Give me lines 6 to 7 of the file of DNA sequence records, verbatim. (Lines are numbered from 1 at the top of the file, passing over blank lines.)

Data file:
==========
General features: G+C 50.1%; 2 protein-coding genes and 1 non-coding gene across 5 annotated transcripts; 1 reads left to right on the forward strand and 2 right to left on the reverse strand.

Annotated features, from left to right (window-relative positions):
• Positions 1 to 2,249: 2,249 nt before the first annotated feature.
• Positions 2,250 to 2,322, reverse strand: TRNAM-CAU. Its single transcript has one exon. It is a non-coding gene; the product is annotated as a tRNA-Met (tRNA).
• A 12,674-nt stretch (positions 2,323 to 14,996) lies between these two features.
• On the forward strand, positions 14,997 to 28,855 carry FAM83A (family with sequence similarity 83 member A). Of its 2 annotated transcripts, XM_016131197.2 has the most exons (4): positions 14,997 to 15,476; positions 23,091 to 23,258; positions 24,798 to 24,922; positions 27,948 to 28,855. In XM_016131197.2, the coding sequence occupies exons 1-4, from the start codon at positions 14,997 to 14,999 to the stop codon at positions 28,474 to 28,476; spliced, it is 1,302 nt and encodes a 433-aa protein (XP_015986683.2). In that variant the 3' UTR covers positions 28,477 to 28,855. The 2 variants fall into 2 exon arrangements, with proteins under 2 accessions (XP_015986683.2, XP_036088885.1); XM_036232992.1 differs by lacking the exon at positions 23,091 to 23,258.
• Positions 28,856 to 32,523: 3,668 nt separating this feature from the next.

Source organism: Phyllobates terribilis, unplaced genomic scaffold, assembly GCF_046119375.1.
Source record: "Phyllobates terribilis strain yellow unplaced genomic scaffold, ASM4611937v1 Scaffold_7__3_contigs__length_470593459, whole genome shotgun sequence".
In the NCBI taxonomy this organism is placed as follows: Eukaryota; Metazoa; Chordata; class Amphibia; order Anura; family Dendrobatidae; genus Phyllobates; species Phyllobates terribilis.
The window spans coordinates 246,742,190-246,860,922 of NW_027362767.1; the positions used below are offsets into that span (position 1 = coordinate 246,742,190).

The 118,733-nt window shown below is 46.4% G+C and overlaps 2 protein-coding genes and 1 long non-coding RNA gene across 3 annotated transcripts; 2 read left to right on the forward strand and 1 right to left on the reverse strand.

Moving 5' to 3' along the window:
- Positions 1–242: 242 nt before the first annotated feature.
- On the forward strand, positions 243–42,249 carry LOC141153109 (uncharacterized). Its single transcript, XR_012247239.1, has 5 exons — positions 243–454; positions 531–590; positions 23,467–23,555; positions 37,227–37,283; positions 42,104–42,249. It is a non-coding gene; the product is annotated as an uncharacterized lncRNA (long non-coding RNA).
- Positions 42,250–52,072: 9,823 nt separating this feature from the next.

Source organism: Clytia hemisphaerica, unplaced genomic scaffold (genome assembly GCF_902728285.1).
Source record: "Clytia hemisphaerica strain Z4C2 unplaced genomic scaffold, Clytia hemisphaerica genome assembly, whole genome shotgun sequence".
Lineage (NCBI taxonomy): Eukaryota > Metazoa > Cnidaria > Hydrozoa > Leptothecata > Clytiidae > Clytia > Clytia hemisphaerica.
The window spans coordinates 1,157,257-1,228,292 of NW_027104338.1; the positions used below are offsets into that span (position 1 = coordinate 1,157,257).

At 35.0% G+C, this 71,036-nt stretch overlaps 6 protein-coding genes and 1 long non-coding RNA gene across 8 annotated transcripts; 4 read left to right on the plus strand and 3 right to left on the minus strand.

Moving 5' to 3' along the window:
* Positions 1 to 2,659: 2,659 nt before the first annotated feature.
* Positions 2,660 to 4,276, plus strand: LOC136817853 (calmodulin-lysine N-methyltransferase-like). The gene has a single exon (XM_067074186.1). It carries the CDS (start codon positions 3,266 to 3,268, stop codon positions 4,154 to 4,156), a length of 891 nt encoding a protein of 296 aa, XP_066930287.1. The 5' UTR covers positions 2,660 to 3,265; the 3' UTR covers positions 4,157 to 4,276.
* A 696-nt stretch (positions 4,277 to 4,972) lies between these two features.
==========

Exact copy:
• On the forward strand, positions 14,997 to 28,855 carry FAM83A (family with sequence similarity 83 member A). Of its 2 annotated transcripts, XM_016131197.2 has the most exons (4): positions 14,997 to 15,476; positions 23,091 to 23,258; positions 24,798 to 24,922; positions 27,948 to 28,855. In XM_016131197.2, the coding sequence occupies exons 1-4, from the start codon at positions 14,997 to 14,999 to the stop codon at positions 28,474 to 28,476; spliced, it is 1,302 nt and encodes a 433-aa protein (XP_015986683.2). In that variant the 3' UTR covers positions 28,477 to 28,855. The 2 variants fall into 2 exon arrangements, with proteins under 2 accessions (XP_015986683.2, XP_036088885.1); XM_036232992.1 differs by lacking the exon at positions 23,091 to 23,258.
• Positions 28,856 to 32,523: 3,668 nt separating this feature from the next.